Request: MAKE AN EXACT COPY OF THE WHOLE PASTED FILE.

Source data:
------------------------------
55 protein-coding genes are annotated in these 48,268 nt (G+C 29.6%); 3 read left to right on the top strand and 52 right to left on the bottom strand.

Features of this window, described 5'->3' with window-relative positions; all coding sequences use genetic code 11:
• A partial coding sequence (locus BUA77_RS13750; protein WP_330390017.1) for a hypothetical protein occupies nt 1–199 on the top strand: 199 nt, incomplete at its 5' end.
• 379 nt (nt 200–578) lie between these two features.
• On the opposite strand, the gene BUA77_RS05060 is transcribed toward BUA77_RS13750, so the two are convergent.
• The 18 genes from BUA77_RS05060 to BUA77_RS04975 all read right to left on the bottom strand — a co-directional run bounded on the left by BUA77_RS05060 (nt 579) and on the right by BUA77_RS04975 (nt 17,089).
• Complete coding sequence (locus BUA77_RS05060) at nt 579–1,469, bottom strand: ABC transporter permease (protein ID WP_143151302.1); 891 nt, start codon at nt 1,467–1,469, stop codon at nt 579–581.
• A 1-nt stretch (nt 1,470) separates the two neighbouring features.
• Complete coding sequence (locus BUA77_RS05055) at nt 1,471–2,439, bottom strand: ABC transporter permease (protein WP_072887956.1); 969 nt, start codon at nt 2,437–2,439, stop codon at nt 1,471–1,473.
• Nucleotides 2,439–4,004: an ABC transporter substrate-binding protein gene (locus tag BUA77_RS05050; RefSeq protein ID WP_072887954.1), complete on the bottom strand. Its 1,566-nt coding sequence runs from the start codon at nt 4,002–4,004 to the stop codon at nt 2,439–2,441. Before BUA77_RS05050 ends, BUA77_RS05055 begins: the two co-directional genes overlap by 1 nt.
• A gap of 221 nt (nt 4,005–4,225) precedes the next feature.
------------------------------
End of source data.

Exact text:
55 protein-coding genes are annotated in these 48,268 nt (G+C 29.6%); 3 read left to right on the top strand and 52 right to left on the bottom strand.

Features of this window, described 5'->3' with window-relative positions; all coding sequences use genetic code 11:
• A partial coding sequence (locus BUA77_RS13750; protein WP_330390017.1) for a hypothetical protein occupies nt 1–199 on the top strand: 199 nt, incomplete at its 5' end.
• 379 nt (nt 200–578) lie between these two features.
• On the opposite strand, the gene BUA77_RS05060 is transcribed toward BUA77_RS13750, so the two are convergent.
• The 18 genes from BUA77_RS05060 to BUA77_RS04975 all read right to left on the bottom strand — a co-directional run bounded on the left by BUA77_RS05060 (nt 579) and on the right by BUA77_RS04975 (nt 17,089).
• Complete coding sequence (locus BUA77_RS05060) at nt 579–1,469, bottom strand: ABC transporter permease (protein ID WP_143151302.1); 891 nt, start codon at nt 1,467–1,469, stop codon at nt 579–581.
• A 1-nt stretch (nt 1,470) separates the two neighbouring features.
• Complete coding sequence (locus BUA77_RS05055) at nt 1,471–2,439, bottom strand: ABC transporter permease (protein WP_072887956.1); 969 nt, start codon at nt 2,437–2,439, stop codon at nt 1,471–1,473.
• Nucleotides 2,439–4,004: an ABC transporter substrate-binding protein gene (locus tag BUA77_RS05050; RefSeq protein ID WP_072887954.1), complete on the bottom strand. Its 1,566-nt coding sequence runs from the start codon at nt 4,002–4,004 to the stop codon at nt 2,439–2,441. Before BUA77_RS05050 ends, BUA77_RS05055 begins: the two co-directional genes overlap by 1 nt.
• A gap of 221 nt (nt 4,005–4,225) precedes the next feature.